Feed the fanboys
There are an alarming number of people hanging on a date for when Android 4.3 comes to their toy. Make those people happy.
I buy an HTC One running Android 4.1.2, then feel mildly robbed when the Galaxy S4 clumps into town wearing 4.2.2. Yes, I know, I know - it’s but a point increment in the software roadmap, a mere sliver of gravel on the development of a mobile operating system’s highway.
But I still felt robbed. S4 owners could gloat over their superior settings screen in notifications. They had (hush at the back, there) home screen widgets. Yes. All I had was a beautifully engineered phone that worked like a dream.
As it happens, the 4.2.2 update for the One magicked its way over the airwaves only a few weeks back - and the 415MB update was boringly painless. It’s almost as though (again, hush at the back) HTC had thoroughly tested it before releasing the software. I know. Insane stuff.
But I think we can all see the direction of travel: Google has spread Android at a terrifying pace by letting manufacturers do what they want with the interface. And gosh, didn’t they take the brief to heart.
But just lately, the core apps that define that Google experience have been appearing in the Play Store as stand-alone items. If you want your TouchWiz-ed S4 to look more ‘stock’, the Play Store is now your friend. And meanwhile, the whole noise around the stock Android / Nexus experience is getting louder by the day, aided by the looming rebirth of Motorola.
So there’s every chance that in a surprisingly short period of time, the Sense 5 on my HTC One will signify that I have the ‘cheap’ cut of Android - at least in the eyes of my Moto X and Nexus 5-wielding chums. Perhaps that was part of HTC’s motive in launching the Google Play Edition in the US, giving the purists the option.
How to out-One the One? Release big Android updates the day before Google announces them.
More after the break...
GOING LOUD MATTERS - EVEN WITH A PHONE
The HTC One has the best speakers on any smartphone, anywhere.
And surprisingly, it does matter. The decision to put the engineering effort into extraordinarily good speakers may have been questioned by HTC’s high-ups at some stage: after all, don’t most humans experience their device’s tunes through headphones, while voices are held close to the ear?
In that light, the One’s BoomSound system may appear to be a cheap marketing trick included purely for advertising value. If it is, then cheap marketing tricks work, at least on me. Sad confession time: I’ve contrived opportunities to make friends watch ‘Tube videos, just so that I can feel smug when they comment on the One’s sound. I know, I need help. But I have £50 riding on the fact that I’m not alone (and if you’re a One owner reading this, I dare you to deny that you’ve never done the same).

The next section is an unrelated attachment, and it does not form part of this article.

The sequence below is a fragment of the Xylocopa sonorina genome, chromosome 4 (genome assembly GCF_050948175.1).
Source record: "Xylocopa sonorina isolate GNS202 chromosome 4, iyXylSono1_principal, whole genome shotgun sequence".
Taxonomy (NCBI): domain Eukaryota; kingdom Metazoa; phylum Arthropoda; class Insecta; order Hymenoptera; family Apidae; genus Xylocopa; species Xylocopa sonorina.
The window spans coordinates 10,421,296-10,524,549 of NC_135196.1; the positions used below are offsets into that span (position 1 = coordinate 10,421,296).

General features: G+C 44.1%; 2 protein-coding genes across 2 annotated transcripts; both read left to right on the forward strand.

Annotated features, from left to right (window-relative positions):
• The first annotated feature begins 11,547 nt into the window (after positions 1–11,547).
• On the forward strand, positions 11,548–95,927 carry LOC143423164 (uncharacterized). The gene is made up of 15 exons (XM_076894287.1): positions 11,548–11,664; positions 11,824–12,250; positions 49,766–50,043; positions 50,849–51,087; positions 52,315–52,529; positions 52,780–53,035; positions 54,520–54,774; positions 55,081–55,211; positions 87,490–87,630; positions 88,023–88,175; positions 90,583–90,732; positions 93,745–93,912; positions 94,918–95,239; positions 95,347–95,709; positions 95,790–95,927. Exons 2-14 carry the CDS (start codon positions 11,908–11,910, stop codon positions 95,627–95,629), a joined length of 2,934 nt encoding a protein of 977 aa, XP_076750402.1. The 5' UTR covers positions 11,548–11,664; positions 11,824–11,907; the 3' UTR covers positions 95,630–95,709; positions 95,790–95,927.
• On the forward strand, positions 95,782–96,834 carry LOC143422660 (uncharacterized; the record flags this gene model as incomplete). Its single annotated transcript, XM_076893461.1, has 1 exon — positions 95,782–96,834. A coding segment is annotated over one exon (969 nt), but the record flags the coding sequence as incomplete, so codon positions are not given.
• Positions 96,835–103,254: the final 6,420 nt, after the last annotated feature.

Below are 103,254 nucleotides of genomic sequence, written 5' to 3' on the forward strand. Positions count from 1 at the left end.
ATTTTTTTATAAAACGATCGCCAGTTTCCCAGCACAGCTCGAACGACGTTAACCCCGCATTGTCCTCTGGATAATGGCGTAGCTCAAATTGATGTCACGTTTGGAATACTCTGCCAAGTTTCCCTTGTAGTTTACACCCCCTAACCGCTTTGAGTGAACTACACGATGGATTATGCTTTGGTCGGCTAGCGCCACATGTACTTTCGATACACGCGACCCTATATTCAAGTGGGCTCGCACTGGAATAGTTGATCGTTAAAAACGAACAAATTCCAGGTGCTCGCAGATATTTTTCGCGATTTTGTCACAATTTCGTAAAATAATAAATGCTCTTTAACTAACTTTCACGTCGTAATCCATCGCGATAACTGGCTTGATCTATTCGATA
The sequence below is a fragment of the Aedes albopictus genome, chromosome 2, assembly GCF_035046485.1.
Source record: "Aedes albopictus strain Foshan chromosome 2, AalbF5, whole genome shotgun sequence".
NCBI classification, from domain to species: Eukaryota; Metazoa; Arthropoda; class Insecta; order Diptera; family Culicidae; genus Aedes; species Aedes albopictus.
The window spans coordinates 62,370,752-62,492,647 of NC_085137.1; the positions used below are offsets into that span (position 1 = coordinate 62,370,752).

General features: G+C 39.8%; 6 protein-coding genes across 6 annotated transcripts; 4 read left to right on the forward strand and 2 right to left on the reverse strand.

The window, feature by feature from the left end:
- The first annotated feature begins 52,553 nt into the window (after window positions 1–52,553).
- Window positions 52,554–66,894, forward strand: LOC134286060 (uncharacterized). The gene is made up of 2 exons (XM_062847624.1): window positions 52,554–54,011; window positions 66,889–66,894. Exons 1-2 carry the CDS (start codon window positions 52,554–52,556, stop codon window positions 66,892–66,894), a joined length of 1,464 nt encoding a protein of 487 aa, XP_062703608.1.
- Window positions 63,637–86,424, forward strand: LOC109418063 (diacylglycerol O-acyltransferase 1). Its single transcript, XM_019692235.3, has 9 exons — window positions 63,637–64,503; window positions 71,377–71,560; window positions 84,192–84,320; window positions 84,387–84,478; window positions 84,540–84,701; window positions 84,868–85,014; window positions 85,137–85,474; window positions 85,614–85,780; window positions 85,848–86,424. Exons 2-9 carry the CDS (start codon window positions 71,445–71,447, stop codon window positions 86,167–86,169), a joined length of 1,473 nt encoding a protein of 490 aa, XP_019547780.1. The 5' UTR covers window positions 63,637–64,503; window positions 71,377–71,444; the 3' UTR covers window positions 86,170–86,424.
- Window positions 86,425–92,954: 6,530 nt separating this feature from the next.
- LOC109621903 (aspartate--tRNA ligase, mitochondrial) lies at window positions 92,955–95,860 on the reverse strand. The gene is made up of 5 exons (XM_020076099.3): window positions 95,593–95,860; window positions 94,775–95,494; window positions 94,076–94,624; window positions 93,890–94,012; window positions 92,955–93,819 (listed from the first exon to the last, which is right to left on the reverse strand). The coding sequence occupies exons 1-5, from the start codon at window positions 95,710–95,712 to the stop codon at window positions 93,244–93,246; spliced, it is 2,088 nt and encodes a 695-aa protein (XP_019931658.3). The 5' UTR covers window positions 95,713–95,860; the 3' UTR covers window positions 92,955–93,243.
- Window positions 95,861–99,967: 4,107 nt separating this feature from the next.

In case you’re wondering, voice call quality is as good as music and movie soundtracks. And the One’s is cleverly calibrated: the maximum volume setting on external speaker is loud enough to draw a crowd, but with the headroom to ensure that there’s very little distortion. Even after 90 days, the novelty of having a phone that doesn’t sound like a strangled duck hasn’t left me.
How to out-One the One? Fit your new handset with a pair of floor-standing, audiophile speakers.
TRUST THE PRODUCT TO DO THE MARKETING
And lastly, the hardest lesson of all.
There’s something about the HTC One that’s heartening for anyone who loves product design (and we do). So many handsets in recent years have reeked of cut corners, or of marketing or accounts departments chiselling at the rightness of a product until… well, there was no product.
In that sense, the One’s from a slightly different era, when you made things that were rather good, and sold them. On the whole, people tended to buy them, then told their friends how good the thing was. No contrived social distribution campaign, no hidden team of 10,000 paid ‘evangelists’ peppering forums with praise.
For all the praise I’ve lavished on the One here, my particular form of OCD means I’ll be touting a Moto X in a few months. When I've moved on in the past, I’ve never regretted it (the last excursion before the One was a Nexus 4 - still one of the finest, most understated toys on earth). This time, I have the horrible suspicion that I’ll want to downgrade.
UPDATE: Since posting this yesterday, it looks like we've sparked quite a debate among our Google+ followers - many are pointing to the difference between 'look and feel' from 'build quality' when it comes to the relative merits of the Galaxy S4 and HTC One.
If you think that there is a difference between the two things, just let us know in the comments below.